Personally, I’m against mustaches on cars. I’m not a particularly flashy person, but if you’re going to be hopping a ride with Lyft, you better get used to it.
If you haven’t heard of Lyft now, think of it as Uber’s slightly hippier cousin. Whereas Uber is very much billed as black car service type of deal, Lyft is in theory a community-oriented ride-sharing program. There are a lot of things that are remarkably similar, though, despite the facades they project to the general public.
At the end of the day, look, I just need to get where I’m going. I’ve taken all modes of transport from jeepney to Rolls Royce (just once! I was on assignment for Jetsetter), and how I get to my destination doesn’t really matter to me. So for once, for the sake of travel and science, I ignored the pink mustache.
Just like its competitor Uber, Lyft primarily uses a mobile app to detect your location and assigns your request to a nearby car. You also can’t request a car in advance. Though it’s not as fully featured as Uber’s app which now includes fare splitting, it gets the job done. The app is available for iOS or Android.
At one point in time, you can select how much each driver receives, but that’s pretty much gone by the wayside; Lyft’s donation system seems to be on the way out in favor of mandatory pricing. Payments are pretty much tied to a credit card associated with your account in favor of a cashless system. The e-mail receipts are more basic than Uber’s, but still retain the fundamentals such as time and distance.
Because the whole entire service is supposedly designed to be more inclusive, the cars don’t seem to be as new or well-kept as Uber cars, but on the flip side, the service seems to be slightly cheaper (keep reading) so you get what you pay for. Lyft drivers, in general, though, seem to be more interesting characters: one driver to the Oakland airport dared me to a cookie contest during the ride.
Lyft’s policy is more flexible, all things considered. If a rider cancels a Lyft request more than five minutes from when it’s made, you’re “charged” $5. This is substantially different from Uber’s policy, which provides no leeway and charges a cancellation fee once a request is made. Depending on the city, Uber can charge more than $5 for the cancelled request.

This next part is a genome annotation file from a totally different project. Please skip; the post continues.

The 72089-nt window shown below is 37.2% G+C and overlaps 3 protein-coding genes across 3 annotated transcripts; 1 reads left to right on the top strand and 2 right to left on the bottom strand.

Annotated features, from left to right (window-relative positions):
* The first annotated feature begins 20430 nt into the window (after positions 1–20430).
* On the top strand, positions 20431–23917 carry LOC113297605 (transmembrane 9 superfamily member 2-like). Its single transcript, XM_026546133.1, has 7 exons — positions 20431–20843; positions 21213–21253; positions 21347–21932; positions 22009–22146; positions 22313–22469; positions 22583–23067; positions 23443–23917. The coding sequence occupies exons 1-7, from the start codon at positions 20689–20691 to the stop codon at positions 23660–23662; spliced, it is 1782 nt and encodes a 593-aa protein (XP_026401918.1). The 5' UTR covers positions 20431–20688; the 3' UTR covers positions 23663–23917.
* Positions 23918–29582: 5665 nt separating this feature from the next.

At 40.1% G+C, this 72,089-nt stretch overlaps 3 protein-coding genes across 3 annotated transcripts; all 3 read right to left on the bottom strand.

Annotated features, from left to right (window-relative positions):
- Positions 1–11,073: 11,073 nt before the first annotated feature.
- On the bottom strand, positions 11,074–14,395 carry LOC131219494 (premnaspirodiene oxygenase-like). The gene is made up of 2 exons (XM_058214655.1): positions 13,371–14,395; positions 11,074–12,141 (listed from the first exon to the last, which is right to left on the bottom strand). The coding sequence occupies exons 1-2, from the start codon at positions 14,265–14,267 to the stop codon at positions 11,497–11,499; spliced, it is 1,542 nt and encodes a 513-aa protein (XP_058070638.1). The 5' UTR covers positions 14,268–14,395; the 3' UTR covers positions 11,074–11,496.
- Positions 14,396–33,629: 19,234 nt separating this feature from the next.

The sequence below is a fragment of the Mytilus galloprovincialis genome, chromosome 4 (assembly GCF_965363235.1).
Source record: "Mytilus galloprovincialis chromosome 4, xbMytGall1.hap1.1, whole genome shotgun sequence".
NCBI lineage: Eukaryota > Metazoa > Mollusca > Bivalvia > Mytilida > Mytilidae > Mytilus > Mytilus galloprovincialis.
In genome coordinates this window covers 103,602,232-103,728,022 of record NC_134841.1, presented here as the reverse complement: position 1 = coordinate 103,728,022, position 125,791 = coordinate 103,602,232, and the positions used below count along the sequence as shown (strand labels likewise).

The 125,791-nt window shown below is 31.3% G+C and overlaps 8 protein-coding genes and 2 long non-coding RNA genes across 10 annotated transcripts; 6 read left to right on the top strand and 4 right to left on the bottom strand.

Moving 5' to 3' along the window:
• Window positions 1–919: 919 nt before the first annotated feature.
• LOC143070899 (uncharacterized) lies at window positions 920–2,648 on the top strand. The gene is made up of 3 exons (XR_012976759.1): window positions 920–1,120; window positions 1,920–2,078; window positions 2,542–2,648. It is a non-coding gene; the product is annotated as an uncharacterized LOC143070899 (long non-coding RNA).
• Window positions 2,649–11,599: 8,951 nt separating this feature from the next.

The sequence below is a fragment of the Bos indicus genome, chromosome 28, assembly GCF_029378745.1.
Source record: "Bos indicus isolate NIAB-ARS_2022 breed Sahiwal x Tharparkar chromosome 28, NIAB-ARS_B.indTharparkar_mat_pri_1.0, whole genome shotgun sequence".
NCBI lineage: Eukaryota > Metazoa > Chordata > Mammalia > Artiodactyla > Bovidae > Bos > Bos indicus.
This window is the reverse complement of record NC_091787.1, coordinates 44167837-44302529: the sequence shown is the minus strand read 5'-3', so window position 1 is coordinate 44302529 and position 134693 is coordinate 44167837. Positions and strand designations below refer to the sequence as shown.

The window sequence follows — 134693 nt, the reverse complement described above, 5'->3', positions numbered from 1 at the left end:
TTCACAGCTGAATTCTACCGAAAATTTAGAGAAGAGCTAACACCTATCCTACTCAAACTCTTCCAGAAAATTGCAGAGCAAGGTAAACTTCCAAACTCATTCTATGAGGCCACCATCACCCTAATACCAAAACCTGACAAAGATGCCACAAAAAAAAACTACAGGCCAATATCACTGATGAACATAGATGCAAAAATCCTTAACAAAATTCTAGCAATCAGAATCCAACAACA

One of the key benefits of using Lyft in the past was the lack of surge pricing, which is this horrible thing Uber does to jack up the price a bajillion-fold when demand is rampant. Unfortunately, in the last week of 2013, Lyft introduced its new surge pricing feature, known as “Prime Time Tips.” I haven’t ran into any instances where this was in effect yet, but the company has made very clear that the extra tips go directly to the driver.
As for the argument as for who’s cheaper, well, there’s always going to be the price war between UberX, the low-cost version of Uber, and Lyft. Uber recently slashed the prices of UberX last week, declaring that it was cheaper than its competitors and most taxis now. Then, of course, Lyft has always claimed the service is about 30 percent cheaper than a similar cab ride. I say we let the numbers speak for themselves.
To test the prices of each program, I recently used both services between the same two sets of addresses in San Francisco, between Nob Hill and the Lower Haight. The UberX ride ended up costing $13 while the Lyft ride clocked in at $12. After the price slash, UberX estimates the same fare will now cost $9 and $11, which is awesome if you don’t have to pay Uber’s surge pricing.
If the pricing stays—which is doubtful—I would prefer Uber over Lyft’s program for several reasons. Not only is it cheaper, you can also now split the fare between multiple passengers. However, there are others I know that prefer Lyft for the general friendliness of the drivers. It also now has a stronger referral program, but that’s only really helpful if you know tons of people who need a ride.
In one really stark difference, Lyft’s rates are nowhere as transparent as Uber’s rates, which is a definite downside. It makes it difficult to gauge which service is more budget-friendly although Lyft has similar pricing as its competitors. If you sign up through this link, you can get $20 off your first ride (I also get $20 but everyone benefits, no?). To be fair, Uber is also offering a discount on your first ride with them.
Update: From now until February 22, 2015, Lyft is offering $70 off their first 11 rides ($5 off the first 10 rides, $20 off the eleventh ride). Not a shabby value if you’re planning on using Lyft Line.
To get a better idea to figure out which car service is in your best interest, you would have to know UberX’s pricing for your specific city since they vary in every single market. With the new rates and without surge pricing, I would lean toward UberX. However, without any of those in effect, I would pick Lyft for the benefit of my wallet.
Lyft is mostly available in Atlanta, Baltimore, Boston, Charlotte, Chicago, Dallas, Denver, Indianapolis, Los Angeles, Nashville, Phoenix, Sacramento, San Diego, San Francisco, Seattle, St. Paul, and Washington D.C., though the company has indicated plans to expand.
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